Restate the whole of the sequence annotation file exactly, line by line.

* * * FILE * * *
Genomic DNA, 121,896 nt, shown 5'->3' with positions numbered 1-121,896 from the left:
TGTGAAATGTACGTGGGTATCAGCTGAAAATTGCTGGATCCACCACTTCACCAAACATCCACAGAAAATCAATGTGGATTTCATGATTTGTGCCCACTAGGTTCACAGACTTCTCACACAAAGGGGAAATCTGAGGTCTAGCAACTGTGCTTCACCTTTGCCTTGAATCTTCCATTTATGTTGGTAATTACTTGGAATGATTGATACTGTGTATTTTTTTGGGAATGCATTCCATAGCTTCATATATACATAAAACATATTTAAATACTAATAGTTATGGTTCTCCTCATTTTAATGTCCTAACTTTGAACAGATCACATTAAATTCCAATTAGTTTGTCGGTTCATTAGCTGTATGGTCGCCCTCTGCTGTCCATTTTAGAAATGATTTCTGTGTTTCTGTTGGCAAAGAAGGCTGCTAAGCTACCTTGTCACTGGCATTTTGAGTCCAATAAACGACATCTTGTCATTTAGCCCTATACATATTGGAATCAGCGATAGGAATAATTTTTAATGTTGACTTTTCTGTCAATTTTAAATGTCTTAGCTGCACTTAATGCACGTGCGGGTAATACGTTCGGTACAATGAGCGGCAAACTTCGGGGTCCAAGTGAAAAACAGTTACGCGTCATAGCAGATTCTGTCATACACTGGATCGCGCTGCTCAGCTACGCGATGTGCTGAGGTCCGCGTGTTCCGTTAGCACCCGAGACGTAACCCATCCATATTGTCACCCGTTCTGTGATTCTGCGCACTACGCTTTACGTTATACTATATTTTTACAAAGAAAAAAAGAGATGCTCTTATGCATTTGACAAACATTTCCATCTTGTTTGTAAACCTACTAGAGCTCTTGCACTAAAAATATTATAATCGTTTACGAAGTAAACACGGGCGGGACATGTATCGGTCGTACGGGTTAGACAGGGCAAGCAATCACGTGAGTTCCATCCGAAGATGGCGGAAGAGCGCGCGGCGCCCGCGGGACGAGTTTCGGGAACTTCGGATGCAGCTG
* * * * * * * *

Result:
Genomic DNA, 121,896 nt, shown 5'->3' with positions numbered 1-121,896 from the left:
TGTGAAATGTACGTGGGTATCAGCTGAAAATTGCTGGATCCACCACTTCACCAAACATCCACAGAAAATCAATGTGGATTTCATGATTTGTGCCCACTAGGTTCACAGACTTCTCACACAAAGGGGAAATCTGAGGTCTAGCAACTGTGCTTCACCTTTGCCTTGAATCTTCCATTTATGTTGGTAATTACTTGGAATGATTGATACTGTGTATTTTTTTGGGAATGCATTCCATAGCTTCATATATACATAAAACATATTTAAATACTAATAGTTATGGTTCTCCTCATTTTAATGTCCTAACTTTGAACAGATCACATTAAATTCCAATTAGTTTGTCGGTTCATTAGCTGTATGGTCGCCCTCTGCTGTCCATTTTAGAAATGATTTCTGTGTTTCTGTTGGCAAAGAAGGCTGCTAAGCTACCTTGTCACTGGCATTTTGAGTCCAATAAACGACATCTTGTCATTTAGCCCTATACATATTGGAATCAGCGATAGGAATAATTTTTAATGTTGACTTTTCTGTCAATTTTAAATGTCTTAGCTGCACTTAATGCACGTGCGGGTAATACGTTCGGTACAATGAGCGGCAAACTTCGGGGTCCAAGTGAAAAACAGTTACGCGTCATAGCAGATTCTGTCATACACTGGATCGCGCTGCTCAGCTACGCGATGTGCTGAGGTCCGCGTGTTCCGTTAGCACCCGAGACGTAACCCATCCATATTGTCACCCGTTCTGTGATTCTGCGCACTACGCTTTACGTTATACTATATTTTTACAAAGAAAAAAAGAGATGCTCTTATGCATTTGACAAACATTTCCATCTTGTTTGTAAACCTACTAGAGCTCTTGCACTAAAAATATTATAATCGTTTACGAAGTAAACACGGGCGGGACATGTATCGGTCGTACGGGTTAGACAGGGCAAGCAATCACGTGAGTTCCATCCGAAGATGGCGGAAGAGCGCGCGGCGCCCGCGGGACGAGTTTCGGGAACTTCGGATGCAGCTG